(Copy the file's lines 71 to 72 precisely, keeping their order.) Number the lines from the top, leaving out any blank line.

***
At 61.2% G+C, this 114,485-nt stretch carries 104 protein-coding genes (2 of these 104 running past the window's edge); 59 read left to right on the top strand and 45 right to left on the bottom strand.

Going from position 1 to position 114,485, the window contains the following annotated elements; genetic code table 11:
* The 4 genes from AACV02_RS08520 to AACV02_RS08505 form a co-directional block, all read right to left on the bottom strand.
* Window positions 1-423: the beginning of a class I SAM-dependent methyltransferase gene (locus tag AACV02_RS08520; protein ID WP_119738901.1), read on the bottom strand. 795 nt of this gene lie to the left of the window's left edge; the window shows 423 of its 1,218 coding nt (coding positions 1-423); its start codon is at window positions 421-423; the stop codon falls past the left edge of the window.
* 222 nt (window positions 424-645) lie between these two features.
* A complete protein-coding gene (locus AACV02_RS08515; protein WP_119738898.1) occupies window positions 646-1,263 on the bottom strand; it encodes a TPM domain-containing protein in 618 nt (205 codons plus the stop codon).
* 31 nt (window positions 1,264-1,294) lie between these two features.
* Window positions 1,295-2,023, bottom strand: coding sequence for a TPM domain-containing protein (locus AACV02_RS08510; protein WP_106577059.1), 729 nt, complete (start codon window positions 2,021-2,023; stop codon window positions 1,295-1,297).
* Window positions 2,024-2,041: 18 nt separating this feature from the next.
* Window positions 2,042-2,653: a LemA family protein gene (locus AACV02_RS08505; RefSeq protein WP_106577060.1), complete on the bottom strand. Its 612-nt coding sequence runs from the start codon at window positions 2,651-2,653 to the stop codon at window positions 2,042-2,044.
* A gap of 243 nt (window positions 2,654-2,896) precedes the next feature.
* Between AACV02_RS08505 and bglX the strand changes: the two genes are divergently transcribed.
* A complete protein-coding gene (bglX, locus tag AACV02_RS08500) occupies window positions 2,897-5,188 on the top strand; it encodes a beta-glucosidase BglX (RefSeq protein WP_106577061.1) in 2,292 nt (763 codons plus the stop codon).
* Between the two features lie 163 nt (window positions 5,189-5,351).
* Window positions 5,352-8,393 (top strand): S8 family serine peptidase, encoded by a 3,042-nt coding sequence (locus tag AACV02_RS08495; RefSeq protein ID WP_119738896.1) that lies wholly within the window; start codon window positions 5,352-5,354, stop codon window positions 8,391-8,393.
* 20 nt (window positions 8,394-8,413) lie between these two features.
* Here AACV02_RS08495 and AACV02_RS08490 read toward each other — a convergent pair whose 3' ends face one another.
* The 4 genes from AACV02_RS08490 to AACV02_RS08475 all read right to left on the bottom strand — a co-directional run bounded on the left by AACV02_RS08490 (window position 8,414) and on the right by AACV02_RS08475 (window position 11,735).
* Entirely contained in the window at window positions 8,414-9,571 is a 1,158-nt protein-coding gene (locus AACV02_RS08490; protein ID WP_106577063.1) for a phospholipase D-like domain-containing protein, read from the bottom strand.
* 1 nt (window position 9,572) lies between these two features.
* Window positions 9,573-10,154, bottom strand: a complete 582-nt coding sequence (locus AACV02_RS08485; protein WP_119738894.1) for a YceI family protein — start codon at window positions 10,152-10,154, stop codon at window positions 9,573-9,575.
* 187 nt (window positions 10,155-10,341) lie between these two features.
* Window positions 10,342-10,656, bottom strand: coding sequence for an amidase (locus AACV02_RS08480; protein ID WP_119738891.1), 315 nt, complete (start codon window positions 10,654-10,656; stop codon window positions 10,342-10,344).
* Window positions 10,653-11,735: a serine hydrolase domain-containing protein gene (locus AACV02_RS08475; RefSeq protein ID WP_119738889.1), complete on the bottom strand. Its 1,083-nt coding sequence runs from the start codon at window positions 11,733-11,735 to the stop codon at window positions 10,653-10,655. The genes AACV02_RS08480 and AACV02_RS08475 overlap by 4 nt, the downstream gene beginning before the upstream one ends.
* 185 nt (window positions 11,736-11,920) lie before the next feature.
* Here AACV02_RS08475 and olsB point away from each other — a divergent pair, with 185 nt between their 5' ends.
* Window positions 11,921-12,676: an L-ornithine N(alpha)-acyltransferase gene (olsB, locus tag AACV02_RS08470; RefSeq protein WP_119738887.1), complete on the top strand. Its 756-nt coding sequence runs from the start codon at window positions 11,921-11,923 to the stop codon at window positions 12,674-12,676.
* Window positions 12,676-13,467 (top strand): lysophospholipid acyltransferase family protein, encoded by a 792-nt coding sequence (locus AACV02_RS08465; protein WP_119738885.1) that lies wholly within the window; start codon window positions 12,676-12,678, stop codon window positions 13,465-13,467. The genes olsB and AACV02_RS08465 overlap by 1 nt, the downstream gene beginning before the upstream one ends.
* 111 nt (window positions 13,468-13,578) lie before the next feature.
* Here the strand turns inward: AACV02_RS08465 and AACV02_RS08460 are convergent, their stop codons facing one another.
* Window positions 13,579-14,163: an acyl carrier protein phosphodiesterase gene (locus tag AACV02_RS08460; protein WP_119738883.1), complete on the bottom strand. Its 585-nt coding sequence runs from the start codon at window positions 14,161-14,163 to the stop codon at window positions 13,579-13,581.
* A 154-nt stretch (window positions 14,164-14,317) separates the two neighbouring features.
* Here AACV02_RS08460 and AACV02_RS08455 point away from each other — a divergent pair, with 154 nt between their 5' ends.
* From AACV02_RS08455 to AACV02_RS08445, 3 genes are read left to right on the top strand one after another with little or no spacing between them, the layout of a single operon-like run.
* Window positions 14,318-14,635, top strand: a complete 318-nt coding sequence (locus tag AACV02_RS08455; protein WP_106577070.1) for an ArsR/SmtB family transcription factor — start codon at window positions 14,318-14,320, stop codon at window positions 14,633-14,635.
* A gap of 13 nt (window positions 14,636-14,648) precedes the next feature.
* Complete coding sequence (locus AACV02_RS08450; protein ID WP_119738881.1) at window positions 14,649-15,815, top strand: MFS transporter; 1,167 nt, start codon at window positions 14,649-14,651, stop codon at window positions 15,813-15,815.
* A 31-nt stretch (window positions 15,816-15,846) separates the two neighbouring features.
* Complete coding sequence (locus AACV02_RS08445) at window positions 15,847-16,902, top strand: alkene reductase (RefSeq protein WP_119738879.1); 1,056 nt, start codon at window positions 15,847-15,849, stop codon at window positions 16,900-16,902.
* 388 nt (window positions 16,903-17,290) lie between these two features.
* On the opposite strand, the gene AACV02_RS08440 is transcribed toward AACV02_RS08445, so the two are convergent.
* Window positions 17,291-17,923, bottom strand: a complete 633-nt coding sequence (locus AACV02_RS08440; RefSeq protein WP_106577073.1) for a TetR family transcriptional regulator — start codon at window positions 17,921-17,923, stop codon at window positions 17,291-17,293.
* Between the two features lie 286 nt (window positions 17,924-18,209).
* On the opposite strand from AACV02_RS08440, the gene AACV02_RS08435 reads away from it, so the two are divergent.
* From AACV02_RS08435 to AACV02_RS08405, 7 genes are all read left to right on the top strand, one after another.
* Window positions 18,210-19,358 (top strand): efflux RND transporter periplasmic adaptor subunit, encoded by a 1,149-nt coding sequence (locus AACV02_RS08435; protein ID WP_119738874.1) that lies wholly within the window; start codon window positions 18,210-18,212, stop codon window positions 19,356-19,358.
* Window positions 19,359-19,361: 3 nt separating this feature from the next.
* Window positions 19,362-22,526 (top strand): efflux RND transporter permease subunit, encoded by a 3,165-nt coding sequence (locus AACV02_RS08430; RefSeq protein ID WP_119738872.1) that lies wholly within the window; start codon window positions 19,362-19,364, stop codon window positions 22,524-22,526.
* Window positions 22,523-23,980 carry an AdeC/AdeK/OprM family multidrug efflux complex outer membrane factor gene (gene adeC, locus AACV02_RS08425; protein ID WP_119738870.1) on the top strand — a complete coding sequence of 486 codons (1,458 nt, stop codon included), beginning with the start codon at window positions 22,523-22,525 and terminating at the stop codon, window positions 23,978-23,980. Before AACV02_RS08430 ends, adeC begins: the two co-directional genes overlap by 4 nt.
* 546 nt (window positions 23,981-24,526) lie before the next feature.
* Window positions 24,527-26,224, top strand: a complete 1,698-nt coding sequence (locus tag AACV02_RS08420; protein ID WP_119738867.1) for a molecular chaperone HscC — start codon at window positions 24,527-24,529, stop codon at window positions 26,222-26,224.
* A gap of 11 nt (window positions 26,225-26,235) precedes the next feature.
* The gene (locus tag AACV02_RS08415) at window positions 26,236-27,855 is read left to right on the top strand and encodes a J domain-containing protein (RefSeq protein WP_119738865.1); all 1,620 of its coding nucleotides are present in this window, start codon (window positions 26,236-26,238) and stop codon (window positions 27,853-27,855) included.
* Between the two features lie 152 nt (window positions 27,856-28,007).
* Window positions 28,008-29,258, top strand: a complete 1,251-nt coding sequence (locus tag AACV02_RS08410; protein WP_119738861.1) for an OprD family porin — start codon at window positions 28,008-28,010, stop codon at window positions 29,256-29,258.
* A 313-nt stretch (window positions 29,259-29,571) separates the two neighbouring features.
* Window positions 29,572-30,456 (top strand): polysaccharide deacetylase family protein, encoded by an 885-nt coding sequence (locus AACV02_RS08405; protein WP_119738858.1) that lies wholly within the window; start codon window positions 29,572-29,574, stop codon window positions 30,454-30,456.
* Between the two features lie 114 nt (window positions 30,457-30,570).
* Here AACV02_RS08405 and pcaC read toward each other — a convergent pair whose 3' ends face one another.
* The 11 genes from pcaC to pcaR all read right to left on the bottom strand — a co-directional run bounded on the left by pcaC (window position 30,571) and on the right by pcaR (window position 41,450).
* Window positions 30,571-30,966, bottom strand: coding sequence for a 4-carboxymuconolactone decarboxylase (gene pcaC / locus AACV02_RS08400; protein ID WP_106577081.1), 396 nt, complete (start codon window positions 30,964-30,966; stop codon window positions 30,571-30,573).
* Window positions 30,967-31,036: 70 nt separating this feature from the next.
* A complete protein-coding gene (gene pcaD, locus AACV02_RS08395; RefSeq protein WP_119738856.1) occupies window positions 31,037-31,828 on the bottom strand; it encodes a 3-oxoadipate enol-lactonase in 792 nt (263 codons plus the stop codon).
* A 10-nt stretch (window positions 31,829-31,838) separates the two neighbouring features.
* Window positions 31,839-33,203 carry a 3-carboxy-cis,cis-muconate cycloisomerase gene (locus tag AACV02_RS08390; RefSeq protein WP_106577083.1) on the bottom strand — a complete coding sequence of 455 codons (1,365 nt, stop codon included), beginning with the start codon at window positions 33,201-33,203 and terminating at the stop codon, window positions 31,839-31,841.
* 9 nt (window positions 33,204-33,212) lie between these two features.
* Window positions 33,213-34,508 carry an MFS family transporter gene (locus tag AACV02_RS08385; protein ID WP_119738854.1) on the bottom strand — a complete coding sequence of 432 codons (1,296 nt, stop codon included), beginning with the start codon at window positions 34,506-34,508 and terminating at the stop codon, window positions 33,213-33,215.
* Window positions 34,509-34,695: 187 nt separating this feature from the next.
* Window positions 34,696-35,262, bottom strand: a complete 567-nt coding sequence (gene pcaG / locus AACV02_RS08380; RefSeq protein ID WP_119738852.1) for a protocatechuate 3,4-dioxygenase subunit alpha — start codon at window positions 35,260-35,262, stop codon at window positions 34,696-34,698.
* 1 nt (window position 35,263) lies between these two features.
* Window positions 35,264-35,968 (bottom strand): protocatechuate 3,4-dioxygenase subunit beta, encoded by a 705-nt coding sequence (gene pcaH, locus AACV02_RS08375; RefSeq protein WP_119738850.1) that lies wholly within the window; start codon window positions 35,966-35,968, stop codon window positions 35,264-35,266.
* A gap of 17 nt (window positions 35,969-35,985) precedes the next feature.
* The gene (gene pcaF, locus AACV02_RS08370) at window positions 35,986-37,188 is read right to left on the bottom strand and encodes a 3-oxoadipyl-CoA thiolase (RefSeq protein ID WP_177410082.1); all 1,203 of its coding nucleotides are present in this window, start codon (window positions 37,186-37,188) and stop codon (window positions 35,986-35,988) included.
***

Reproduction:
* Window positions 35,264-35,968 (bottom strand): protocatechuate 3,4-dioxygenase subunit beta, encoded by a 705-nt coding sequence (gene pcaH, locus AACV02_RS08375; RefSeq protein WP_119738850.1) that lies wholly within the window; start codon window positions 35,966-35,968, stop codon window positions 35,264-35,266.
* A gap of 17 nt (window positions 35,969-35,985) precedes the next feature.